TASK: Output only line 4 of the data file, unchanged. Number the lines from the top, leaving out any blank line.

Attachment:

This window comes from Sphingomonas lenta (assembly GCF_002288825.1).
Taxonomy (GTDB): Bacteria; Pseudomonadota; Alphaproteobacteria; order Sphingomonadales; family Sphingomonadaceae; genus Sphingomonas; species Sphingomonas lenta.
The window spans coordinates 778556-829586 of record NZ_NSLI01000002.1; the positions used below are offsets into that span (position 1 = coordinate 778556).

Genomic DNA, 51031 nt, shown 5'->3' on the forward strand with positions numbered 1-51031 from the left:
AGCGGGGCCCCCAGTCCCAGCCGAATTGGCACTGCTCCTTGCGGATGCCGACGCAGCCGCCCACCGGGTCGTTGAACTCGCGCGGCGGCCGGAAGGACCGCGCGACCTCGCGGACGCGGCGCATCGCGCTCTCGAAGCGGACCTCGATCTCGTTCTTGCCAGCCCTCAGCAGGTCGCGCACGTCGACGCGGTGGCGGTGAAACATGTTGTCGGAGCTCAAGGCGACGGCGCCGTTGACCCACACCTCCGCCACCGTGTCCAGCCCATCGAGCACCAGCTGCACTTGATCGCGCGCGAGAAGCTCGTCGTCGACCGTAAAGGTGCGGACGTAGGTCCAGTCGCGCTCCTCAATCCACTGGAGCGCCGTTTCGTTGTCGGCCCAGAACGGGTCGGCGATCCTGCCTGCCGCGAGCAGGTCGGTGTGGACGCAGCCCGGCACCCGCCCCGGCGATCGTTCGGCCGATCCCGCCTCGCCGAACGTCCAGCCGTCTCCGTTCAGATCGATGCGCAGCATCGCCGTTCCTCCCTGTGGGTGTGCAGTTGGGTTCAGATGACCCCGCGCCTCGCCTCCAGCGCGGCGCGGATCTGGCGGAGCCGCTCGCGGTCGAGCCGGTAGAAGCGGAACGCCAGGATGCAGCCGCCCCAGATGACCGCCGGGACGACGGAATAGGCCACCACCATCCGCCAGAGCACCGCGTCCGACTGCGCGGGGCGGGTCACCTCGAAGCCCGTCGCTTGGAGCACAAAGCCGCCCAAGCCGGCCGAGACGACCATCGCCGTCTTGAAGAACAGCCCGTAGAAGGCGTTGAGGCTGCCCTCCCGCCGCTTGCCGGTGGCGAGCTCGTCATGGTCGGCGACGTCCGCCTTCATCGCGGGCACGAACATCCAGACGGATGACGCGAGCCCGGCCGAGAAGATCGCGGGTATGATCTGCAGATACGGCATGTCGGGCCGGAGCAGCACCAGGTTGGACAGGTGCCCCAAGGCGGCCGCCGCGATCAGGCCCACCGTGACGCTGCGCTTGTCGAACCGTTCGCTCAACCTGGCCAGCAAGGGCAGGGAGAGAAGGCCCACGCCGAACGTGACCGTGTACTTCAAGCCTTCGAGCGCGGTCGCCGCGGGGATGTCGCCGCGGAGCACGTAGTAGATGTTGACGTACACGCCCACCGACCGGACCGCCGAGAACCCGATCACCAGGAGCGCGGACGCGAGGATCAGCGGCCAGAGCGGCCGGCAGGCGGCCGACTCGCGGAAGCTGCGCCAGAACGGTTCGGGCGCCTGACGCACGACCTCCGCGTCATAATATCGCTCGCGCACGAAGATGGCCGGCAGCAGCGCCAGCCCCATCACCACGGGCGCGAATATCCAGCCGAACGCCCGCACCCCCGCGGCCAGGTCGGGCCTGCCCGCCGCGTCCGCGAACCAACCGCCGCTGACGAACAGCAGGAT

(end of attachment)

Genomic DNA, 51031 nt, shown 5'->3' on the forward strand with positions numbered 1-51031 from the left: